Tuesday 15th March to Friday 1st April
The Saints, back to Guadeloupe, and The Saints again.
As we moved out of the shelter of the mountains on mainland Guadeloupe, sailing south to Les Isles des Saintes, the sea was increasingly rough. Halfway across the straits, renowned for strong wind, heavy rain clouds descended and reduced our visibility to less than a hundred yards. We donned wet weather gear and looked out for other boats, changing course to avoid an approaching yacht that appeared on AIS on our plotter to be on a near collision course. We were heading for the Saints, a group of seven small island which are part of Guadeloupe. As we approached the heavy rain eased and as we passed one of the smaller islands we spotted a free buoy off the beach. We tied to the buoy off the Ilet a Cabrit populated only by goats, chickens and feral cats and topped by Fort Josephine, built by the French in the 18th century to protect against the British. The walk up to the fort was through deciduous trees with a wonderful view from the top to the the main town of Le Bourg below and the bay, the Anse du Bourg, full of boats at anchor and on mooring buoys.
The next morning waking in the quiet little bay was one of those special mornings, washed clean by the rain, peaceful and still. We snorkelled over the reef off the beach, a world of colourful corals and fish only a few meters below the surface.
We left the tiny island of goats and spent three days in the main bay off Le Bourg, a picture postcard pretty place visited by day trippers from mainland Guadeloupe, high rounded hills rising above the bay and a lovely town with a picturesque main street, pretty church, shops and restaurants. Fort Napoleon looks down on the town from the hill above and it was a hot walk to the top, overtaken by golf buggies and scooters, the usual way to get around on the island apart from walking. The fortress is a museum with 18 rooms, each one different and somewhat bizarre in contents, a sperm whale room, a gendarmerie room, rooms on fishing, the slave trade, and a reconstruction of the naval battle of Les Saintes, when the British navy trounced the French in 1782. Outside the gardens are full of lush cacti and shy iguanas sunning themselves.
We returned to mainland Guadeloupe, this time to the marina at Point-a-Pitre, the largest town on Guadeloupe. A huge anonymous marina with berths for over 1000 boats. We soon started getting the marina blues, longing to be back out at anchor somewhere peaceful, but we had jobs that needed doing and visits to the chandlery were in order. Hugh watched the rugby in The Pirates bar, England beating France, a small group of English cheering loudly as the French gloomily sipped their beers. We hired a car to drive around Guadeloupe for two days. Most of the centre of the larger, western half of Guadeloupe, Basse-Terre, is a national park, with rugged mountains covered in rainforest, numerous waterfalls, and an active volcano, La Soufriere (which appears to be the name of several of the volcanos on Caribbean islands, soufre being the French word for sulphur). We walked through the rainforest to swim in the pool under a waterfall and climbed the path up the Soufriere volcano, with sulphurous smelling mist obscuring the top. It was getting dark and too late for us to get to the rim. Another day we drove to the wild and windy eastern point of the island, the Pointe des Chateaux and then across the centre of Grande-Terre, the eastern half of Guadeloupe, a maze of narrow winding roads running through undulating hills with deep valleys, lush green pastures, little villages and farms. We crossed the bridge over the narrow River Salee that divides the two butterfly wings of land that form Guadeloupe and visited the Botanic Gardens outside Deshaies. As well as towering palms and lush flowering shrubs there were tiny black hummingbirds, the camera flash revealing the iridescent blues, greens and red of their plumage.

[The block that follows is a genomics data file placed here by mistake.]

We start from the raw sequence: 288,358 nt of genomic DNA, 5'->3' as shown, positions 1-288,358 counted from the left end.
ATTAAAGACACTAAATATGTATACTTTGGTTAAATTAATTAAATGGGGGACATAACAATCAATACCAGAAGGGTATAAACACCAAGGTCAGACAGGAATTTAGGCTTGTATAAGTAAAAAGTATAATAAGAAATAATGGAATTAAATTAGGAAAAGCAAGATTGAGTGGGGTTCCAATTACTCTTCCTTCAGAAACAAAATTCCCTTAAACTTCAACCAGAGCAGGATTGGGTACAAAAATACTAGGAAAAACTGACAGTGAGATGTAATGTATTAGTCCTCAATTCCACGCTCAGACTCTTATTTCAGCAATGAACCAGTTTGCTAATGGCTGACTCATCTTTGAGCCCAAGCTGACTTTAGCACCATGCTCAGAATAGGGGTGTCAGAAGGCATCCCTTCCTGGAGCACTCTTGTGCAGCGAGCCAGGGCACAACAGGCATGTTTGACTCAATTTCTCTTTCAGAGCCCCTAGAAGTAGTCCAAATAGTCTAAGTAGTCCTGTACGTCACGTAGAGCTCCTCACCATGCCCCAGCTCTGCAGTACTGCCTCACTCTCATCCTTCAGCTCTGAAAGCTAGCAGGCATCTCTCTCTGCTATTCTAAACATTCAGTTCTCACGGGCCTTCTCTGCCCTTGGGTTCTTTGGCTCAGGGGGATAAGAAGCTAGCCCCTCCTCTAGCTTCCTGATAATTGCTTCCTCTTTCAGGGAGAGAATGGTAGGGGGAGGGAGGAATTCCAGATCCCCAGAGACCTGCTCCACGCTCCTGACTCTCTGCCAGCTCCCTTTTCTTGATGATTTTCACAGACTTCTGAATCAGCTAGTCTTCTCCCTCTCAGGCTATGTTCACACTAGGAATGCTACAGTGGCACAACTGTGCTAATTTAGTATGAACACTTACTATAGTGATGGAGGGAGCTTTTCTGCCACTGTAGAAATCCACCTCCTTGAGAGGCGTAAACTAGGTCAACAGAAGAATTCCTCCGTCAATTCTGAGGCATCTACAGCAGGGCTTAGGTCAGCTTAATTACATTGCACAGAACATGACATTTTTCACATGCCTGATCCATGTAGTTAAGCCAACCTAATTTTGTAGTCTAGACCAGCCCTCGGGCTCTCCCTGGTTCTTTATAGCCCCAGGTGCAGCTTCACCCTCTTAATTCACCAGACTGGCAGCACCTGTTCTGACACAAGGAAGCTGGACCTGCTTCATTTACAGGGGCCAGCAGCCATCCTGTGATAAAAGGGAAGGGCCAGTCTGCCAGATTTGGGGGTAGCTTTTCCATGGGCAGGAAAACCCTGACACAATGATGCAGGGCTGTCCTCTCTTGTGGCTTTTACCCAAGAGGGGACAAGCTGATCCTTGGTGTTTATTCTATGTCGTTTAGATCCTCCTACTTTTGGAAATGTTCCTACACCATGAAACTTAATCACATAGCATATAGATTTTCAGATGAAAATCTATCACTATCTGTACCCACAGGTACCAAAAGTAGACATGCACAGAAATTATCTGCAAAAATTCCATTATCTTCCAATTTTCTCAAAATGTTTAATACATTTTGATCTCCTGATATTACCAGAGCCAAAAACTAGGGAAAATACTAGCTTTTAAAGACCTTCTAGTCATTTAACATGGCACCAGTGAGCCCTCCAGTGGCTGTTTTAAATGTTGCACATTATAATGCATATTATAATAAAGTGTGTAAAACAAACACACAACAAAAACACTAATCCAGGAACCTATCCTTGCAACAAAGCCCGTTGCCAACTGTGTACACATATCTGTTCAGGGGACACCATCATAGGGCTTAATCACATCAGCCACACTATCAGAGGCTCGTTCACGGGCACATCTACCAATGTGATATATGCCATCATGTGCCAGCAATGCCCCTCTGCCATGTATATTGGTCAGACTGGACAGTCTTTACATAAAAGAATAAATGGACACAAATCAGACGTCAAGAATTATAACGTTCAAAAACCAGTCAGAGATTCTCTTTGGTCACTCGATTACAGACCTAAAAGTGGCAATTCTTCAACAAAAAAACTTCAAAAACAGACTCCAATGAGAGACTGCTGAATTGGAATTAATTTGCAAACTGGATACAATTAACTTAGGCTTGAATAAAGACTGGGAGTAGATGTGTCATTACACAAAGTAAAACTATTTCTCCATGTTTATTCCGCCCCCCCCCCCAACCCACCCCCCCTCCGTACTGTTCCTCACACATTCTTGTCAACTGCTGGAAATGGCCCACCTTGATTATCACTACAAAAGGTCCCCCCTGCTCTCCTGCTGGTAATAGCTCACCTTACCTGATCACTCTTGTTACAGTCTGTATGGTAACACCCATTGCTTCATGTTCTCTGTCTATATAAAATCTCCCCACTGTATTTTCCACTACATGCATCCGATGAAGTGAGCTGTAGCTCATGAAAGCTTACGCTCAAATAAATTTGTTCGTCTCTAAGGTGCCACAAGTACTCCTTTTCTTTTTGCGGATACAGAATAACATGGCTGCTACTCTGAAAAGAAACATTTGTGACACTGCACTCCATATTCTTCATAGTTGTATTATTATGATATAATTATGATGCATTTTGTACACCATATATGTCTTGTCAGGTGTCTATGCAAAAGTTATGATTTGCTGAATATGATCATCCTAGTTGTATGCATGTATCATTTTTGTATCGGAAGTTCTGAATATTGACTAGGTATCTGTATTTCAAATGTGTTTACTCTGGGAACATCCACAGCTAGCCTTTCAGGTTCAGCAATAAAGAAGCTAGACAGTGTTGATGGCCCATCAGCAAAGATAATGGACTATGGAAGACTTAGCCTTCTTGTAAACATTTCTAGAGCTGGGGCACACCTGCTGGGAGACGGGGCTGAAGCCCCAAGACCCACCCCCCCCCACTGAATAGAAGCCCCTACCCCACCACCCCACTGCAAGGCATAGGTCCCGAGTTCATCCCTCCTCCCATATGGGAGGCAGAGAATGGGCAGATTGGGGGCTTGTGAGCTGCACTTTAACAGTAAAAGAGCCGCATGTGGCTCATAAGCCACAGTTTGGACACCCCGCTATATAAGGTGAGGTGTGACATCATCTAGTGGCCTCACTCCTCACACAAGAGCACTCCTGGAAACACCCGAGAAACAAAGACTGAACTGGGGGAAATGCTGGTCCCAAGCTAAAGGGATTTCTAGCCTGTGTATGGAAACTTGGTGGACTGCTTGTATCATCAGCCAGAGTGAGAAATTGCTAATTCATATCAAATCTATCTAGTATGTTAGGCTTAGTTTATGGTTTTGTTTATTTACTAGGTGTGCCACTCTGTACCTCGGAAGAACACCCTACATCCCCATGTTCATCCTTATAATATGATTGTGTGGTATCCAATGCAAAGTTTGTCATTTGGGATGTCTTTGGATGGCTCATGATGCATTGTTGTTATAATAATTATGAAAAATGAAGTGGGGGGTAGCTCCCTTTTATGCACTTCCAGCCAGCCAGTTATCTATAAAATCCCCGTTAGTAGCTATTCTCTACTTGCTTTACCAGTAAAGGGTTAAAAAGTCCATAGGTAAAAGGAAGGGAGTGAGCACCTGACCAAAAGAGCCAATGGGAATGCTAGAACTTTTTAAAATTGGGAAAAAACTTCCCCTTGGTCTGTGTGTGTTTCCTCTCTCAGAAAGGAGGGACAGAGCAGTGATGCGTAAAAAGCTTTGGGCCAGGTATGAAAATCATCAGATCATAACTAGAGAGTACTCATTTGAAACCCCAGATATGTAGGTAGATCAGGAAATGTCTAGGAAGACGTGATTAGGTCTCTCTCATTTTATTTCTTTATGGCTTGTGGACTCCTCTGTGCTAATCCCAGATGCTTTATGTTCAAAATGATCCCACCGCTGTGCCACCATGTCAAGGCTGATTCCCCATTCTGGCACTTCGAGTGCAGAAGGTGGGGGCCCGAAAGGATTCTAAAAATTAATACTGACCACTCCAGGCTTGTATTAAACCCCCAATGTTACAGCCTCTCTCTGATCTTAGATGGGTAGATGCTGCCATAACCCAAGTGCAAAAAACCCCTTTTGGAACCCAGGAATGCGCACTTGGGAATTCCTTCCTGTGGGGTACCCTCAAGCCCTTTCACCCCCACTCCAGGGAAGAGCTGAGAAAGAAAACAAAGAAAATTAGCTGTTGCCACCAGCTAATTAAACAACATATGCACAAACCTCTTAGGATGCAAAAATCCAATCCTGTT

On Easter Sunday we walked into Point-a-Pitre but the Cathedral was shut and we were too late for the service. On the dock front we found a modern exhibition centre with an exhibition on the history of slavery in Guadeloupe and the World. Slavery and the development of sugar plantations on the French islands appears to have followed a similar course to that on the British islands, with equally appalling treatment of the enslaved West African people, and although slavery was abolished in Guadeloupe after the French Revolution in 1794 when many of the Royalist plantation owners went to the guillotine, it was reestablished by order of Napoleon Bonaparte in 1802, finally being abolished in 1848 some 14 years after it was on the islands of the British West Indies.
After a week on mainland Guadeloupe we had planned to sail south east to another small island, Marie-Galante, but the winds were against us, so after an unpleasant hour of motoring into the wind and bouncing over big waves we turned to starboard and sailed, not too unhappily, to the Saints. Picking up the last empty mooring buoy in the Anse du Bourg it felt very peaceful and relaxing. The days passed and we kept planning to leave but ended up staying just one more night. We kept remembering that we still hadn’t got round to snorkelling over the wreck in the bay or walking to the top of the highest hill to take in the view. One morning the heads completely blocked up so I had the joyful task of learning how to dismantle and reassemble a marine toilet, removing thick limescale deposits in the process.
Next stop, when we can tear ourselves away from these paradise islands, will be Dominica, just twenty miles south.